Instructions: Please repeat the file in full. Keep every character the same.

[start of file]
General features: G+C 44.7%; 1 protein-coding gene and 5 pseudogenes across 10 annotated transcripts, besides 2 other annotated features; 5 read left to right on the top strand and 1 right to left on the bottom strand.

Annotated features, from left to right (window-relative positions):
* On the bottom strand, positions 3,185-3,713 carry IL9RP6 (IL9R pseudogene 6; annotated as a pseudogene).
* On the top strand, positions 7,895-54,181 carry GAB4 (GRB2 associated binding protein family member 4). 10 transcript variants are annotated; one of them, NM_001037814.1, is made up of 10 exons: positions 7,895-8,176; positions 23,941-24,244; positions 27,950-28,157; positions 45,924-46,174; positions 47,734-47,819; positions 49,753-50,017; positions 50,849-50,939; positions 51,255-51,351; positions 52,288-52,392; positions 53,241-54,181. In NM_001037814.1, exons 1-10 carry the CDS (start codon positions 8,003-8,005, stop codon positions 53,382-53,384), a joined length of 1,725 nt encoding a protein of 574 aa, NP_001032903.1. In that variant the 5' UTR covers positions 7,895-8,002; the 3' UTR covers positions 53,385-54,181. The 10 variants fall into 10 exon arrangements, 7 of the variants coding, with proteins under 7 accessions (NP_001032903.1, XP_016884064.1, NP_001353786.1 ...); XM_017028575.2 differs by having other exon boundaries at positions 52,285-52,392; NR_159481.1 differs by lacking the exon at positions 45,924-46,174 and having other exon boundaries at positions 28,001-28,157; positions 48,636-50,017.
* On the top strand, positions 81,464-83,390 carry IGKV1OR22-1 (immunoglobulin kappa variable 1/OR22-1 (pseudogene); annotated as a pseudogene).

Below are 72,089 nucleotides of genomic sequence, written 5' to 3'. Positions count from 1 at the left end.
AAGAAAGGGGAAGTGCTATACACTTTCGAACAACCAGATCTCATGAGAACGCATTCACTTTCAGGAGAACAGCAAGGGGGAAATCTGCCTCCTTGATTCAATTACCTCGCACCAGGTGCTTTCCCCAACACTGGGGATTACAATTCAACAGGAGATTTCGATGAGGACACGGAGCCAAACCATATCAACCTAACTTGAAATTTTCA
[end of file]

General features: G+C 44.7%; 1 protein-coding gene and 5 pseudogenes across 10 annotated transcripts, besides 2 other annotated features; 5 read left to right on the top strand and 1 right to left on the bottom strand.

Annotated features, from left to right (window-relative positions):
* On the bottom strand, positions 3,185-3,713 carry IL9RP6 (IL9R pseudogene 6; annotated as a pseudogene).
* On the top strand, positions 7,895-54,181 carry GAB4 (GRB2 associated binding protein family member 4). 10 transcript variants are annotated; one of them, NM_001037814.1, is made up of 10 exons: positions 7,895-8,176; positions 23,941-24,244; positions 27,950-28,157; positions 45,924-46,174; positions 47,734-47,819; positions 49,753-50,017; positions 50,849-50,939; positions 51,255-51,351; positions 52,288-52,392; positions 53,241-54,181. In NM_001037814.1, exons 1-10 carry the CDS (start codon positions 8,003-8,005, stop codon positions 53,382-53,384), a joined length of 1,725 nt encoding a protein of 574 aa, NP_001032903.1. In that variant the 5' UTR covers positions 7,895-8,002; the 3' UTR covers positions 53,385-54,181. The 10 variants fall into 10 exon arrangements, 7 of the variants coding, with proteins under 7 accessions (NP_001032903.1, XP_016884064.1, NP_001353786.1 ...); XM_017028575.2 differs by having other exon boundaries at positions 52,285-52,392; NR_159481.1 differs by lacking the exon at positions 45,924-46,174 and having other exon boundaries at positions 28,001-28,157; positions 48,636-50,017.
* On the top strand, positions 81,464-83,390 carry IGKV1OR22-1 (immunoglobulin kappa variable 1/OR22-1 (pseudogene); annotated as a pseudogene).

Below are 72,089 nucleotides of genomic sequence, written 5' to 3'. Positions count from 1 at the left end.
AAGAAAGGGGAAGTGCTATACACTTTCGAACAACCAGATCTCATGAGAACGCATTCACTTTCAGGAGAACAGCAAGGGGGAAATCTGCCTCCTTGATTCAATTACCTCGCACCAGGTGCTTTCCCCAACACTGGGGATTACAATTCAACAGGAGATTTCGATGAGGACACGGAGCCAAACCATATCAACCTAACTTGAAATTTTCA